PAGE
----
|Tuesday, November 9, 1993|
McNeeley survives rocky bout
By Tim Flaherty
Peter McNeeley came into his bout against Dwayne Hall Saturday, Nov. 6 at Foxboro Stadium with a spotless 21-0 record, looking fit and in shape, a picture of perfect health. But sometimes looks can be deceiving.
According to people close to him, McNeeley, the Medfield-based heavyweight, was just getting over a case of the flu.
Hall, a heavyweight from upstate New York, on the other hand, took a lackluster 8-5 record into the bout. Hall, a low-keyed individual, looked solid with good body definition. He appeared a good match for McNeeley in terms of size and weight.
There was supposedly an age difference of seven years, with McNeeley being 25 years old and Hall being 32. However, Hall looked weary and seemed to epitomize the song "Old Man River," somehow he "just kept rolling along." There were a lot of miles on those legs.
When both fighters were introduced, clearly McNeeley enjoyed the sound of his partisan crowd. Hall took this in stride with his face remaining placid. Little did McNeeley realize the ferocity that this man would soon display in the ring.
Round 1 started with both fighters trading leather. As most of his fans know, McNeeley can take a punch as well as he can give one. As the round ended, the crowd was excited, hungry for a knockout. But they were perhaps also disappointed in McNeeley's slow start.
The second round was an explosive one for McNeeley, who threw a solid left that caught Hall flush on the jaw. McNeeley was clearly measuring his opponent. Each man traded punches until Hall was knocked down and took the mandatory count. The bell sounded soon afterward. Due to McNeeley's spirited burst of energy, he hit Hall with a late punch.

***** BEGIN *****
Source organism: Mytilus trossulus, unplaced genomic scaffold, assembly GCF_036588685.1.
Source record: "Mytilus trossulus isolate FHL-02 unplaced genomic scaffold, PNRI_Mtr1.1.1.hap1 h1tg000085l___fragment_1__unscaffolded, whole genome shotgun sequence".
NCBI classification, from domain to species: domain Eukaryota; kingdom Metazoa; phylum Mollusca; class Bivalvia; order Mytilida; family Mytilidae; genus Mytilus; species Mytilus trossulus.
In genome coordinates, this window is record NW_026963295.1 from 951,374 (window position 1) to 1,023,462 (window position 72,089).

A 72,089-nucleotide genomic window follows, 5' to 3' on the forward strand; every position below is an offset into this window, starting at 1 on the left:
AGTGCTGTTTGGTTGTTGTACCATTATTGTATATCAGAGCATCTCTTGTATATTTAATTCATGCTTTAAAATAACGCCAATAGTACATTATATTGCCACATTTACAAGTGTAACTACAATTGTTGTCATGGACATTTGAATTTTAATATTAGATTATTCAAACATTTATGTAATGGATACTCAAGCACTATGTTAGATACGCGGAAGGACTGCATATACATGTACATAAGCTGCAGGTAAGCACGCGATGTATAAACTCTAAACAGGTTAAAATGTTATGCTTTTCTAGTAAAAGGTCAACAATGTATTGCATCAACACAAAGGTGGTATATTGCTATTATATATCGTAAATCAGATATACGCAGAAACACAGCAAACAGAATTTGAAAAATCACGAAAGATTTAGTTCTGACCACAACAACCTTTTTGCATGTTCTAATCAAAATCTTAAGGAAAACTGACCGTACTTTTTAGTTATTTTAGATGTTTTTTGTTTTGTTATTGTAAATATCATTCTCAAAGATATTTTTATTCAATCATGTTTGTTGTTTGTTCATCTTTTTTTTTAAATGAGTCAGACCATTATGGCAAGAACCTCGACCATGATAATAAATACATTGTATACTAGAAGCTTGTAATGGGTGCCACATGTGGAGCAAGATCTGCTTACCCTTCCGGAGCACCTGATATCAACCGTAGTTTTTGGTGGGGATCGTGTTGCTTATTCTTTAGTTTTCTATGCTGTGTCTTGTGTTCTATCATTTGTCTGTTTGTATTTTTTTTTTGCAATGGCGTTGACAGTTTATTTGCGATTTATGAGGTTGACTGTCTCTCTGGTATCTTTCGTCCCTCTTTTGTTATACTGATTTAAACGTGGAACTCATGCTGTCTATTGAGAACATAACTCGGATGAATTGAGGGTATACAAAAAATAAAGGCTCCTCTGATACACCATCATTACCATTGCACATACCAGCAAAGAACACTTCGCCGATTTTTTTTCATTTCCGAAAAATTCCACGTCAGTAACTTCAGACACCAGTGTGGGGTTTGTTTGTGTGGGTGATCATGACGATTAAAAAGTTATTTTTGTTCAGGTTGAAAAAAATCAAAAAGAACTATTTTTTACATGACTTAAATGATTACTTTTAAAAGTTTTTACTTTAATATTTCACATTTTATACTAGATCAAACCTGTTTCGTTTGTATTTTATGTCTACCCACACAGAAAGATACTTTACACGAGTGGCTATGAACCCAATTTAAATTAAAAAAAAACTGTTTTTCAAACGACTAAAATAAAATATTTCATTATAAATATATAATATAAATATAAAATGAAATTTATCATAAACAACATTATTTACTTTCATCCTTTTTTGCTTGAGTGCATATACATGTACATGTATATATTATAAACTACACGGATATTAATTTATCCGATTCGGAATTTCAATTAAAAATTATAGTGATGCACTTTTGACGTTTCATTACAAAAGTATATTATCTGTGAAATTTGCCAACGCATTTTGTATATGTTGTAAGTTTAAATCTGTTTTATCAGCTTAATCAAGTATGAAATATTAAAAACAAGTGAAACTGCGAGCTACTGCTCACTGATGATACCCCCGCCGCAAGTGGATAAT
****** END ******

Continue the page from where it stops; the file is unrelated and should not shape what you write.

As the third round started, McNeeley looked like a raging bull, sweat and determination emerging from his body. Hall had been deceptive, nearly unflappable. However, as McNeeley was finding the range, Hall was beginning to show signs of fatigue.
In the fourth round, the two fighters were fairly even, with Hall surviving some heavy body shots. Hall seemed to be talking to McNeeley, whose stone face and menacing glare revealed his gutsy courage.
In round 5, both fighters stood toe-to-toe, slugging away with a fury. Occasionally, McNeeley would briefly step back a few feet to survey the scene, giving Hall an unexpected rest. With these short respites, Hall was able to recover from the onslaught. At the end of the round, Hall landed a good right, assuring his survival.
During the sixth and final round, McNeeley's fans were on their feet, chanting their fighter's name. McNeeley was fighting with a vengeance, like a man possessed, throwing every combination he knew, followed with his devastating body punch.
This story ran on page 1D of The Middlesex Daily News on 11/09/93